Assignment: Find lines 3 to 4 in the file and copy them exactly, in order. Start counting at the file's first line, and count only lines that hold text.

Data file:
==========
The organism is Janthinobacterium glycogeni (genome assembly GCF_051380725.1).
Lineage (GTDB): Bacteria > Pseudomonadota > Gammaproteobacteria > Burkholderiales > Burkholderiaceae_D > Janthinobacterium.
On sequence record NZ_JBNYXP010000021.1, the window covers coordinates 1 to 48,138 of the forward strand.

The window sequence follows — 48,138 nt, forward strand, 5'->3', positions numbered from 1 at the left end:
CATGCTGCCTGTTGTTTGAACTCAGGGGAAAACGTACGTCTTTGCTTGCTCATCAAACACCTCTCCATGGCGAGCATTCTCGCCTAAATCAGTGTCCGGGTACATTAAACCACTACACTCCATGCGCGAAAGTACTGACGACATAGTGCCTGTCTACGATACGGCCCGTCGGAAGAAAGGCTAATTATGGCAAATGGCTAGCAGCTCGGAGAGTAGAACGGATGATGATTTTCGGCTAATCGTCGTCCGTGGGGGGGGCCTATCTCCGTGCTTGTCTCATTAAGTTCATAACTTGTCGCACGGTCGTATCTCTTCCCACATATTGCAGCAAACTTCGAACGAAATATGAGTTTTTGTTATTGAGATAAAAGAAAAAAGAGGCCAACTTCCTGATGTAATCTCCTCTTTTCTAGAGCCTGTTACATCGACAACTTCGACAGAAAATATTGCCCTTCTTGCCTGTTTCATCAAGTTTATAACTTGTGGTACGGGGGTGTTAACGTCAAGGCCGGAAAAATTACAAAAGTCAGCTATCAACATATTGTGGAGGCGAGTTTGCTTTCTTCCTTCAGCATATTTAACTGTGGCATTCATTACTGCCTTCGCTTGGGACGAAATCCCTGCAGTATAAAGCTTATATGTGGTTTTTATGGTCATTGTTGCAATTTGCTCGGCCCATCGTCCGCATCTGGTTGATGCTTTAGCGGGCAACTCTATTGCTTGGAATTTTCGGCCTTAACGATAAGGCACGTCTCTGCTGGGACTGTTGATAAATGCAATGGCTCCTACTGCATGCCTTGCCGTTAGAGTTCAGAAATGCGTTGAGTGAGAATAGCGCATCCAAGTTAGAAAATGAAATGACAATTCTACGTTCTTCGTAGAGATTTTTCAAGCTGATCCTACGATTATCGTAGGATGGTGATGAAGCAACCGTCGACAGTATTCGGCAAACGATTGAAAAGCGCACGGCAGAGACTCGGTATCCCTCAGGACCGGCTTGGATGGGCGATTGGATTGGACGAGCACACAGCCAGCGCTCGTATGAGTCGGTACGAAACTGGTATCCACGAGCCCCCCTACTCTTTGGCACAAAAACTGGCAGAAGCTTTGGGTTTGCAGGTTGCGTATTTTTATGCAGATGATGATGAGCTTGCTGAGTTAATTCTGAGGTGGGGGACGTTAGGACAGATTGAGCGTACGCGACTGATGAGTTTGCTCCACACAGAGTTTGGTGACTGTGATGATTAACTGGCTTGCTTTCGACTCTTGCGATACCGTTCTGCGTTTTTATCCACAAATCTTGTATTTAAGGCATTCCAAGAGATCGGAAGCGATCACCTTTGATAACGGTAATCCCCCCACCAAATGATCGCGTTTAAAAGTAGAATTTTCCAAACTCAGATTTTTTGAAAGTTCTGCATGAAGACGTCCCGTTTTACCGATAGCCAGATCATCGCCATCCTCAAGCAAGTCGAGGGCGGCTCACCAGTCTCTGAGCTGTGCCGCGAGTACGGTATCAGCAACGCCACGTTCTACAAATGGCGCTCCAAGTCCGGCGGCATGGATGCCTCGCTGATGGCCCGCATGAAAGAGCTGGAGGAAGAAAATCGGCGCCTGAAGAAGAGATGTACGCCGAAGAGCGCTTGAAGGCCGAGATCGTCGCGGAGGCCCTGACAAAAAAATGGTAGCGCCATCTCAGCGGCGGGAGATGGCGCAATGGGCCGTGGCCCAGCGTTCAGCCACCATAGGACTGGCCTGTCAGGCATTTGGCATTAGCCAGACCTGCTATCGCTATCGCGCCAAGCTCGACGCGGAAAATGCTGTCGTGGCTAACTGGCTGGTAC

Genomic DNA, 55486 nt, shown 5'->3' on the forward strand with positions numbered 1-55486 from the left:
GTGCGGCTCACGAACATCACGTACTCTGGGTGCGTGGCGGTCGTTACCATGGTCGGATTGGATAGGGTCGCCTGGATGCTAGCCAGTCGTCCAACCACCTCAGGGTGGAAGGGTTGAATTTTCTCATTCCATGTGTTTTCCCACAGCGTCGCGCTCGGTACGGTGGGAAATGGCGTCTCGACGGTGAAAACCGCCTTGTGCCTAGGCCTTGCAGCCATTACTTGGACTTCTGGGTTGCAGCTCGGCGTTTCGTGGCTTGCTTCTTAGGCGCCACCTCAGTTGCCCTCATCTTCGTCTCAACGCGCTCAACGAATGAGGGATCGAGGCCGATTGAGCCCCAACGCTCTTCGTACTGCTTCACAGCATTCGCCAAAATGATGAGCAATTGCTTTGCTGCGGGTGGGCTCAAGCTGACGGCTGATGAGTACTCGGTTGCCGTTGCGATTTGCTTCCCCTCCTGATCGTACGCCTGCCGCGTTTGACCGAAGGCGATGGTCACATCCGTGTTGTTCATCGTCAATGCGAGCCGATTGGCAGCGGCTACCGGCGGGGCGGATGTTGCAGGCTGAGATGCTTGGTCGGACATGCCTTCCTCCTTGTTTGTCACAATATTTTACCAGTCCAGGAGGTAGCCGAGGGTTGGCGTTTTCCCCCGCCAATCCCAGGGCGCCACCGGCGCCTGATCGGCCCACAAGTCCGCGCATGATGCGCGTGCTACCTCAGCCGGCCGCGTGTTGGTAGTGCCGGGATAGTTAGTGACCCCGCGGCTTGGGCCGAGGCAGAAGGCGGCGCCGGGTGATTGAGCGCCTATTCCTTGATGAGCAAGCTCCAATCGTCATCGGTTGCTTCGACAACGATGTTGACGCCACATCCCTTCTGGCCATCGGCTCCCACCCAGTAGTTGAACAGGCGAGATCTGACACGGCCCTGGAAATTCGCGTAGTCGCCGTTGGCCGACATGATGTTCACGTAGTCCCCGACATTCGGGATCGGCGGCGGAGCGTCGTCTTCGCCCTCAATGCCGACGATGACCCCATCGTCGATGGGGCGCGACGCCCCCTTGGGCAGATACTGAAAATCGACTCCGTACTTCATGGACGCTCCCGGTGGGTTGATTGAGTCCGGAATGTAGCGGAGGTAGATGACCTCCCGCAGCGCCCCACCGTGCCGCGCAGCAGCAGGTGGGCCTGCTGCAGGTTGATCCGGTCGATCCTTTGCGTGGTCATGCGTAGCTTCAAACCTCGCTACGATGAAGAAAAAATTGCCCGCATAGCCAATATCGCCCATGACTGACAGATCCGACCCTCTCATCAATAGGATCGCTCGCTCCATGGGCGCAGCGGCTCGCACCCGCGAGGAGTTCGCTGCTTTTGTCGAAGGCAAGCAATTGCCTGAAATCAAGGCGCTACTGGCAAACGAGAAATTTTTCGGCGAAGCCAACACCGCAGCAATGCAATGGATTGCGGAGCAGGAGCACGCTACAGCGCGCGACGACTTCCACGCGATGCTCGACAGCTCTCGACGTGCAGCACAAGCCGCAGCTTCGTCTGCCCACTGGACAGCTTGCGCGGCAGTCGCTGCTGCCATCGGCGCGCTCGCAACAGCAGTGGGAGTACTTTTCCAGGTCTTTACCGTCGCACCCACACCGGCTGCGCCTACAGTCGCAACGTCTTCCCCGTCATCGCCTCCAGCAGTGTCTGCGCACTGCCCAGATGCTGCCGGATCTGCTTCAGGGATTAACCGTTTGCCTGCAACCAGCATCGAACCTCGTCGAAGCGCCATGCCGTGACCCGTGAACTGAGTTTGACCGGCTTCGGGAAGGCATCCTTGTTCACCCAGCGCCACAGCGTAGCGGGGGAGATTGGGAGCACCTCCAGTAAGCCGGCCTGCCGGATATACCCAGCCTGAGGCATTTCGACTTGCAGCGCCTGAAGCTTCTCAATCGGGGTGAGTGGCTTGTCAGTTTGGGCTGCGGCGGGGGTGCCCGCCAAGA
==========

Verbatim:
On sequence record NZ_JBNYXP010000021.1, the window covers coordinates 1 to 48,138 of the forward strand.

The window sequence follows — 48,138 nt, forward strand, 5'->3', positions numbered from 1 at the left end: